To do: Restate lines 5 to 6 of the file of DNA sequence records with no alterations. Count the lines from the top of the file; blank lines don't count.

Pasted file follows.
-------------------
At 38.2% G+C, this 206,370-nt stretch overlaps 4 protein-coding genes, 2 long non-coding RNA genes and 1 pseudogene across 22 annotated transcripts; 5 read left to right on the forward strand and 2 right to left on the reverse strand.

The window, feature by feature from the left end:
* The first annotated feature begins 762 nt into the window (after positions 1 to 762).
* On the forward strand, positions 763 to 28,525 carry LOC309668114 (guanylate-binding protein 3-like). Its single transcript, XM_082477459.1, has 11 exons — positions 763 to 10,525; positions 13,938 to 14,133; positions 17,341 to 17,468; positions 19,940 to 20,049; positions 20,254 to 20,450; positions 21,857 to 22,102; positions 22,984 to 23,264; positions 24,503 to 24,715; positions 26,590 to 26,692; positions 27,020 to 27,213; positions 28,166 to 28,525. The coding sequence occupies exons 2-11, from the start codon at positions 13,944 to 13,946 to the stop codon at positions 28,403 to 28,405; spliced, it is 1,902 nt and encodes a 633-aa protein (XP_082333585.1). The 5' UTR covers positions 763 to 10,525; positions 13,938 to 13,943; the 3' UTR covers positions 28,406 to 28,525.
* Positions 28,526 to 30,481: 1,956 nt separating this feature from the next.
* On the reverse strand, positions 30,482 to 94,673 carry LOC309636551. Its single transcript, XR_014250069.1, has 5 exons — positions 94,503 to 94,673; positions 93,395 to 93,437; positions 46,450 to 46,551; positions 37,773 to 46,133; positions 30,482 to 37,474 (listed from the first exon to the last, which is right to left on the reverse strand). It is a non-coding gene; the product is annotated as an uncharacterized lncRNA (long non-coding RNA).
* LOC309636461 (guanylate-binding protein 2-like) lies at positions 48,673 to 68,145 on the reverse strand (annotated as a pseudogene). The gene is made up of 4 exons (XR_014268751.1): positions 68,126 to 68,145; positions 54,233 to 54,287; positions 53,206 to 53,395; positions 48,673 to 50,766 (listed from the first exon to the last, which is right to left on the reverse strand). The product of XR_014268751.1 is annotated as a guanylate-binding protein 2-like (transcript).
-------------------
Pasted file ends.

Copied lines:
* Positions 28,526 to 30,481: 1,956 nt separating this feature from the next.
* On the reverse strand, positions 30,482 to 94,673 carry LOC309636551. Its single transcript, XR_014250069.1, has 5 exons — positions 94,503 to 94,673; positions 93,395 to 93,437; positions 46,450 to 46,551; positions 37,773 to 46,133; positions 30,482 to 37,474 (listed from the first exon to the last, which is right to left on the reverse strand). It is a non-coding gene; the product is annotated as an uncharacterized lncRNA (long non-coding RNA).